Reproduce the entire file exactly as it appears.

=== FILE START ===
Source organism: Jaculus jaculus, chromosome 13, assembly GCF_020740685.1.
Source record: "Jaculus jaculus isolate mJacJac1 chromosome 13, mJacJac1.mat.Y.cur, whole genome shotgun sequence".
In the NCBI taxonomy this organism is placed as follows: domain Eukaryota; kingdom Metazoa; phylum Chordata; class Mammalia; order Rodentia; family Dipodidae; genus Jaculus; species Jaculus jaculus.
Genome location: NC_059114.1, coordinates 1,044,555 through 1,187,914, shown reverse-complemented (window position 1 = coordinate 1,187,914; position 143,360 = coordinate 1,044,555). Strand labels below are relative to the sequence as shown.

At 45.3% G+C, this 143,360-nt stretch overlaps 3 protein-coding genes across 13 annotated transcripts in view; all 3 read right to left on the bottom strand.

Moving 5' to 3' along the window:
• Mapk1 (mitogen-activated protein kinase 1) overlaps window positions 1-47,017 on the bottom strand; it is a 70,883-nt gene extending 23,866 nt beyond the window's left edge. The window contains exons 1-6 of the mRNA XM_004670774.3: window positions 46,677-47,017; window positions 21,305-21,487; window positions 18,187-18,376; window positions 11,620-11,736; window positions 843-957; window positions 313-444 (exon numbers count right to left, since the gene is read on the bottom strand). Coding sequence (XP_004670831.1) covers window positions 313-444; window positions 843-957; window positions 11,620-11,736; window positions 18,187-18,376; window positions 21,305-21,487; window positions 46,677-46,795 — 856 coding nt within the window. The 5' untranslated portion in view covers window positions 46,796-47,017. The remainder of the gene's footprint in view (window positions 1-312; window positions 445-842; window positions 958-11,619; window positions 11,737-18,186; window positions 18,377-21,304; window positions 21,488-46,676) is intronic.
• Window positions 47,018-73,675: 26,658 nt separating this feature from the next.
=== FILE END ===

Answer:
Source organism: Jaculus jaculus, chromosome 13, assembly GCF_020740685.1.
Source record: "Jaculus jaculus isolate mJacJac1 chromosome 13, mJacJac1.mat.Y.cur, whole genome shotgun sequence".
In the NCBI taxonomy this organism is placed as follows: domain Eukaryota; kingdom Metazoa; phylum Chordata; class Mammalia; order Rodentia; family Dipodidae; genus Jaculus; species Jaculus jaculus.
Genome location: NC_059114.1, coordinates 1,044,555 through 1,187,914, shown reverse-complemented (window position 1 = coordinate 1,187,914; position 143,360 = coordinate 1,044,555). Strand labels below are relative to the sequence as shown.

At 45.3% G+C, this 143,360-nt stretch overlaps 3 protein-coding genes across 13 annotated transcripts in view; all 3 read right to left on the bottom strand.

Moving 5' to 3' along the window:
• Mapk1 (mitogen-activated protein kinase 1) overlaps window positions 1-47,017 on the bottom strand; it is a 70,883-nt gene extending 23,866 nt beyond the window's left edge. The window contains exons 1-6 of the mRNA XM_004670774.3: window positions 46,677-47,017; window positions 21,305-21,487; window positions 18,187-18,376; window positions 11,620-11,736; window positions 843-957; window positions 313-444 (exon numbers count right to left, since the gene is read on the bottom strand). Coding sequence (XP_004670831.1) covers window positions 313-444; window positions 843-957; window positions 11,620-11,736; window positions 18,187-18,376; window positions 21,305-21,487; window positions 46,677-46,795 — 856 coding nt within the window. The 5' untranslated portion in view covers window positions 46,796-47,017. The remainder of the gene's footprint in view (window positions 1-312; window positions 445-842; window positions 958-11,619; window positions 11,737-18,186; window positions 18,377-21,304; window positions 21,488-46,676) is intronic.
• Window positions 47,018-73,675: 26,658 nt separating this feature from the next.